Recent posts have addressed light bodied red wines including two of the most common, Gamay and Pinot Noir. Light bodied red wines have bright red fruit flavor and little to no tannin. But looking across all red wines you'll find very few that are light bodied. On the other hand, not all red wines are big and bold either. So let's take a look at medium bodied reds.
Many medium bodied red wines continue with red fruit flavors such as cherry, raspberry, cranberry and strawberry, but what sets them apart is tannin. If you're not familiar with tannin, it is an astringent compound that comes from the grape's skin, seeds and stems as well as wood barrels. Tannin is responsible for the characteristic of producing a mouth-drying sensation. Tannin builds character in red wines and allows them to age well.
So, just as you might expect, a medium bodied red wine will have medium levels of fruit flavor, acidity and tannin. And, as described previously, the terroir and the winemaker can have a big influence on the style of wine produced from the same grape. Cool growing climates tend to produce lighter bodied wines while warmer climates lead to bolder wines. And oak aging will also influence a red wine's flavor with new oak adding flavor and neutral oak yielding little to no additional flavors.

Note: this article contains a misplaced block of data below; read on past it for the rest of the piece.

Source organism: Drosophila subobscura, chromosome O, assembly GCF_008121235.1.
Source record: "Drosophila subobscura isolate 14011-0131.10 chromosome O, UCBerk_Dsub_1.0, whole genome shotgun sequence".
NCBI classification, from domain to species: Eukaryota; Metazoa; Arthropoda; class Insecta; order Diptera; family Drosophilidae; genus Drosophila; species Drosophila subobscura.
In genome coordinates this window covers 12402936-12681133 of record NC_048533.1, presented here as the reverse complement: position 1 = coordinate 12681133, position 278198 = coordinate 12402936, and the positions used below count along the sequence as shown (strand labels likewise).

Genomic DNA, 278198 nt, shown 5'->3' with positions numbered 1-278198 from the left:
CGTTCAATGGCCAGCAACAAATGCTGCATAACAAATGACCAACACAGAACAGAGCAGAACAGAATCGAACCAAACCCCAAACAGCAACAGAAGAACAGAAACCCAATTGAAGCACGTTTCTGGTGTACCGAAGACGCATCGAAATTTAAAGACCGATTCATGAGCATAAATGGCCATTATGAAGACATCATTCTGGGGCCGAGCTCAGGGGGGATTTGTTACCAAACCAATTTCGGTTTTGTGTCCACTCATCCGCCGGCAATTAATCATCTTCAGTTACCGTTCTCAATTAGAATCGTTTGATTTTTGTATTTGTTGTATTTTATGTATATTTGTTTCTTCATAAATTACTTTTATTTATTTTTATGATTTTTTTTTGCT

Although the Sangiovese grape can be made into light bodied Chianti, it can also produce medium bodied wines. While Chianti is aged a minimum of six months, Chianti Classico is aged for one year and Chianti Reserva is aged two years. This additional aging smooths out the acidity and produces a bolder wine.
Another example of a grape capable of producing a light bodied wine as well as a medium bodied wine is Pinot Noir. As previously described, the Pinot Noir grape, when grown in warmer climates such as Oregon's Willamette Valley, produces a fuller bodied wine.
Medium bodied red wines also begin the transition to flavors of black fruits including plum, black cherry, black currant, blueberry and blackberry. These flavors are evident in Barbera, Grenache, Cabernet Franc, Merlot and Zinfandel. The moderate tannins attributable to all these grapes gives them a smooth mouth-feel and allows the fruit flavors to shine through.
Medium bodied red wines are great for food pairings due to their acidity and tannin. They work well with beef, pork, cured meats and even chicken. As always, the key to pairings wines with meats is to pair them with the overall flavor of the meal that often includes sauces. So, you might not think of pairing a medium red with chicken, unless its got a flavorful sauce (e.g., Coq Au Vin). Then a red wine works quite well.
As mentioned earlier, medium bodied red wines age well due to the compounds in tannin. These reds can easily age for three to five years under proper wine storage conditions. Serve these reds at a cellar temperature of approximately 60 degrees F (not room temperature) in a large wide-mouth wine glass and store any leftover wine in an air evacuate bottle in the refrigerator for up to 3-5 days for best flavor. Cheers!